If Not With Players, Can MLB Teams Negotiate With Each Other During The Lockout?

Published 01/03/2022, 10:30 AM EST
FILE – In this Feb. 17, 2017, file photo, a baseball is shown on the grass at the Cincinnati Reds baseball spring training facility in Goodyear, Ariz. Major League Baseball rejected the players’ offer for a 114-game regular season in the pandemic-delayed season with no additional salary cuts and told the union it did not plan to make a counterproposal, a person familiar with the negotiations told The Associated Press. The person spoke on condition of anonymity Wednesday, June 3, 2020, because no statements were authorized. (AP Photo/Ross D. Franklin, FIle)


The MLB is currently undergoing a lockout. The lockout was initiated by League Commissioner Rob Manfred as a means to hasten negotiations between parties. The issue for discussion is the players’ Collective Bargaining Agreement after it’s expiry early last December. However, as the lockout edges on, the questions on baseball fans’ minds rage on too.

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This is the first time that the MLB has been in lockout in 26 years. The first since the 1994- 1995 season. The collective bargaining agreement expired on December 1st at 11:59 PM and the lockout was officially commenced by MLB Commissioner, Rob Manfred, on December 2nd at 12:01.

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Permitted negotiations during the Lockout

But fans have been left in the lurch. What is a lockout? What actions are permitted while it is ongoing?

At the risk of oversimplification of the situation. None of the teams are allowed to talk or negotiate with any of the players and vice versa.

Recently however, questions came up to go around these regulations from fans clamoring for off-season action. If the players aren’t allowed to talk to teams and teams aren’t allowed to talk to players, can teams talk to other teams?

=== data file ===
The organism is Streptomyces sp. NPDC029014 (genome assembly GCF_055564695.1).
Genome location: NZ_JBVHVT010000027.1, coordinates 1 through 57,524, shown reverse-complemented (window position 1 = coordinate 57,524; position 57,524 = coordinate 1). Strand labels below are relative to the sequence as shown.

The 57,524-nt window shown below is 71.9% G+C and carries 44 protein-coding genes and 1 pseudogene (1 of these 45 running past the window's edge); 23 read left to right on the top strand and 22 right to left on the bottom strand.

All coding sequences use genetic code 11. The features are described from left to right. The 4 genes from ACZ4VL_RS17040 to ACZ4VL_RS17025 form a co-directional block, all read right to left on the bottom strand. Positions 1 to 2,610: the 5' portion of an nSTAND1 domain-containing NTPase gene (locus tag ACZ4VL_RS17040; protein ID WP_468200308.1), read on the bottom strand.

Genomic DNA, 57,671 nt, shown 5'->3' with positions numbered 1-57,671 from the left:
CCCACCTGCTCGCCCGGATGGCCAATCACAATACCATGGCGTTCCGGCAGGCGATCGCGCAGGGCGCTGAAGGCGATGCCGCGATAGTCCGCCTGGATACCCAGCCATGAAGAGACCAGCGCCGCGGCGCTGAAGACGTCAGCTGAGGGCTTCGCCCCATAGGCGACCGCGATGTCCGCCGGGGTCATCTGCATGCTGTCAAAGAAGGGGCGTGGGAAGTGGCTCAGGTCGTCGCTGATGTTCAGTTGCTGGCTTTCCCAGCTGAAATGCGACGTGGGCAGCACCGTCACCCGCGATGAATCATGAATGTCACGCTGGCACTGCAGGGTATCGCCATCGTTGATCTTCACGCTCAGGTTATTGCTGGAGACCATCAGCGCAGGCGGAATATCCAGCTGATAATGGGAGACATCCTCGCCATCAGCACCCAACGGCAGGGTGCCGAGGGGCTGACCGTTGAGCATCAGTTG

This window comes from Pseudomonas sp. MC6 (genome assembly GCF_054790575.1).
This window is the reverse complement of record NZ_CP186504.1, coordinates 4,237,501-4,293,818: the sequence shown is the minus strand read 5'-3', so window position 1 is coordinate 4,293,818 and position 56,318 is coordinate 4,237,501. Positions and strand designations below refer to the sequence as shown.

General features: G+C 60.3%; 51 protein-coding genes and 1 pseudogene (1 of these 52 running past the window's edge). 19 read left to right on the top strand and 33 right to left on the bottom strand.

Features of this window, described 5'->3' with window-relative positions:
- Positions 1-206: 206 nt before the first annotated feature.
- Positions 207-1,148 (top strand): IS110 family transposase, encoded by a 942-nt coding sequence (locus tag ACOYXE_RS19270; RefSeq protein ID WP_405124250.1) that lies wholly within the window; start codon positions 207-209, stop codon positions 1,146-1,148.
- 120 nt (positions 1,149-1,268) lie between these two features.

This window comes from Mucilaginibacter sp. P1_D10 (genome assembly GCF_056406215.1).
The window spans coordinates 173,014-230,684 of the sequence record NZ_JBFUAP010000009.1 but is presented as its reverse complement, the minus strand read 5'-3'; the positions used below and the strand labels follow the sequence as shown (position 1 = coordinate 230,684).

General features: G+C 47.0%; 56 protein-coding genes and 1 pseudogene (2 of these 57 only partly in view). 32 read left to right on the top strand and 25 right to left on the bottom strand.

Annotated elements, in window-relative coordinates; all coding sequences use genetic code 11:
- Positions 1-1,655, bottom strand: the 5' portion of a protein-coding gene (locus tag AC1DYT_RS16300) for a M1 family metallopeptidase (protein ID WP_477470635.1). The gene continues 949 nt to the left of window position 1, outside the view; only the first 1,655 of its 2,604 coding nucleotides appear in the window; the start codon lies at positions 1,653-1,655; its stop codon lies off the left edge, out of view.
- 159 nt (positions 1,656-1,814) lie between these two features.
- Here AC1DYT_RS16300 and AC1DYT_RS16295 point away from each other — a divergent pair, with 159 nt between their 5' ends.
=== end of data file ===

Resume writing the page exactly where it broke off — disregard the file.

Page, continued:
“That way, when the lockout ends, all they need are physicals.”

The fan pointed out that these could service teams well. Having a more definite roster structure heading into spring training is certainly desirable.

The Athletic reported, that while that while the precondition exists, it is unlikely that every club executive from every team is likely to follow suit. These talk will likely be behind closed doors though and kept confidential.

That is of course until a new Collective Bargaining Agreement is in place and negotiations can resume above board again.

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Why the lockout?

The players unions’ expectations are to earn them more of the revenue generated by the MLB juggernaut. While most owners seem content with the status quo of operations and the revenue distribution. The two sides have made various suggestions to bridge the gap between them.

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Some have put forth that rules of the league be more effectively codified. This could serve well to discourage teams from holding back prospects in the minor leagues. Teams usually undertake these measures to delay their service time for the main franchise limiting player growth.
The player’s union would also like to see teams encouraged to spend money and compete for the playoffs rather than “tank” in a bid for higher draft picks. The players would prefer the injection of some new ideas like an NBA style draft lottery.
On the other side, the owners have constantly maintained that they want a resolution to this as quick as possible. They have even put forth the proposal for expanded playoffs and the classification of a universal designated hitter with a view to win over the players.
While the lockout continues, the best that MLB fans can hope for is that it ends as soon as possible. The off-season resuming as soon as possible is likely the most profitable way to carry forward the MLB and any loss of play could be damaging.

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Aditya Deshingkar

162 articles

Aditya Deshingkar is a US Sports writer at EssentiallySports. An aspiring lawyer, Aditya is a final year student of the law program at GLC. Notably, as an avid sports lover, he shares a keen interest in NBA, MLB, and Formula 1.

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